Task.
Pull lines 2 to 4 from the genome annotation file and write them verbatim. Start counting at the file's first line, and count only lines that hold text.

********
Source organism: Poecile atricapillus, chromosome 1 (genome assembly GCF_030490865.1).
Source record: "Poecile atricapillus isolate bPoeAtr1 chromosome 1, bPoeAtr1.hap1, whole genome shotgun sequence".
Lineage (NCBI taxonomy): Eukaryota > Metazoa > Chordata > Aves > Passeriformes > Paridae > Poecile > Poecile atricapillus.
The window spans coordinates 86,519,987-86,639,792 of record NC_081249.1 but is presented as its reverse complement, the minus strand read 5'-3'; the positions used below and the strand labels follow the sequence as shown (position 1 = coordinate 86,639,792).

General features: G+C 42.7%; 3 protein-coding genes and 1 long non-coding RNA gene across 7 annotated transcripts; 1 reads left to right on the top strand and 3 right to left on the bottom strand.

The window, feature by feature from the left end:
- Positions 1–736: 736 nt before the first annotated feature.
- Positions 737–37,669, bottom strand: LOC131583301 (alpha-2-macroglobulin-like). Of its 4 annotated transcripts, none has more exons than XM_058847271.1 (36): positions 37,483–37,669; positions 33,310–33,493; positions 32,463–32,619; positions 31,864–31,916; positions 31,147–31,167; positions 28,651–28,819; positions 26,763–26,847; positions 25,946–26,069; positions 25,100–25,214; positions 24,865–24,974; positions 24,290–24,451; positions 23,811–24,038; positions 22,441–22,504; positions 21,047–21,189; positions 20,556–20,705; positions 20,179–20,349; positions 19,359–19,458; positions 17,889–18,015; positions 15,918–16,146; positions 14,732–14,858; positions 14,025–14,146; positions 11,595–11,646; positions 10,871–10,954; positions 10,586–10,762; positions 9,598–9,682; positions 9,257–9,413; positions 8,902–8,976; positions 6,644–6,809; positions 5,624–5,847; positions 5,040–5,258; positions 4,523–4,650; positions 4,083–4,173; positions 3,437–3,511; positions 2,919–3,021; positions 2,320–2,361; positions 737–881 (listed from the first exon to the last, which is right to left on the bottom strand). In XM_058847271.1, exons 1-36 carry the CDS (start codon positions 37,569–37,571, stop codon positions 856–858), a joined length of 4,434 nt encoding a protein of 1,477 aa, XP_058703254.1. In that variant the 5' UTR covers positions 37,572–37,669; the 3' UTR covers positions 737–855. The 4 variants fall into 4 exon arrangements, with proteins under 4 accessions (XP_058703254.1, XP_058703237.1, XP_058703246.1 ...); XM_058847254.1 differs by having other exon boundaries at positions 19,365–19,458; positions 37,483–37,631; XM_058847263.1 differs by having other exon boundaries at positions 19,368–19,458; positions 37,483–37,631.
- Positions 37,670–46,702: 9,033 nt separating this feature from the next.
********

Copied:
Source record: "Poecile atricapillus isolate bPoeAtr1 chromosome 1, bPoeAtr1.hap1, whole genome shotgun sequence".
Lineage (NCBI taxonomy): Eukaryota > Metazoa > Chordata > Aves > Passeriformes > Paridae > Poecile > Poecile atricapillus.
The window spans coordinates 86,519,987-86,639,792 of record NC_081249.1 but is presented as its reverse complement, the minus strand read 5'-3'; the positions used below and the strand labels follow the sequence as shown (position 1 = coordinate 86,639,792).